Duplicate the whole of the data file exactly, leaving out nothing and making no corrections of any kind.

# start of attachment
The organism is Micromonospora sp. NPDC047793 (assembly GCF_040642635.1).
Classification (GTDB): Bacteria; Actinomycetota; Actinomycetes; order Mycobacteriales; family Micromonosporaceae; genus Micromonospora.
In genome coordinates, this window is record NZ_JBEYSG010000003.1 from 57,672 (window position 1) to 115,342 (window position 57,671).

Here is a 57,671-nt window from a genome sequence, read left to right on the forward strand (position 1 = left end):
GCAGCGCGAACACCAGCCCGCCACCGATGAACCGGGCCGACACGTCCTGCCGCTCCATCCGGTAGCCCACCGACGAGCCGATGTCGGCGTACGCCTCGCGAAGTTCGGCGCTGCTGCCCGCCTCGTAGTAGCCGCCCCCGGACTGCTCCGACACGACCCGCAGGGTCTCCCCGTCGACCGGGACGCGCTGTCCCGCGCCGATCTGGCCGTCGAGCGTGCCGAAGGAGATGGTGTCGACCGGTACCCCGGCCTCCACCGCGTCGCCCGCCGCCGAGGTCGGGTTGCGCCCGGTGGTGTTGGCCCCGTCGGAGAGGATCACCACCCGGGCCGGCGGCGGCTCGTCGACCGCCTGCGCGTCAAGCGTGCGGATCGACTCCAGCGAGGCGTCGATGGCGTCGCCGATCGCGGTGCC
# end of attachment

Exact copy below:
The organism is Micromonospora sp. NPDC047793 (assembly GCF_040642635.1).
Classification (GTDB): Bacteria; Actinomycetota; Actinomycetes; order Mycobacteriales; family Micromonosporaceae; genus Micromonospora.
In genome coordinates, this window is record NZ_JBEYSG010000003.1 from 57,672 (window position 1) to 115,342 (window position 57,671).

Here is a 57,671-nt window from a genome sequence, read left to right on the forward strand (position 1 = left end):
GCAGCGCGAACACCAGCCCGCCACCGATGAACCGGGCCGACACGTCCTGCCGCTCCATCCGGTAGCCCACCGACGAGCCGATGTCGGCGTACGCCTCGCGAAGTTCGGCGCTGCTGCCCGCCTCGTAGTAGCCGCCCCCGGACTGCTCCGACACGACCCGCAGGGTCTCCCCGTCGACCGGGACGCGCTGTCCCGCGCCGATCTGGCCGTCGAGCGTGCCGAAGGAGATGGTGTCGACCGGTACCCCGGCCTCCACCGCGTCGCCCGCCGCCGAGGTCGGGTTGCGCCCGGTGGTGTTGGCCCCGTCGGAGAGGATCACCACCCGGGCCGGCGGCGGCTCGTCGACCGCCTGCGCGTCAAGCGTGCGGATCGACTCCAGCGAGGCGTCGATGGCGTCGCCGATCGCGGTGCC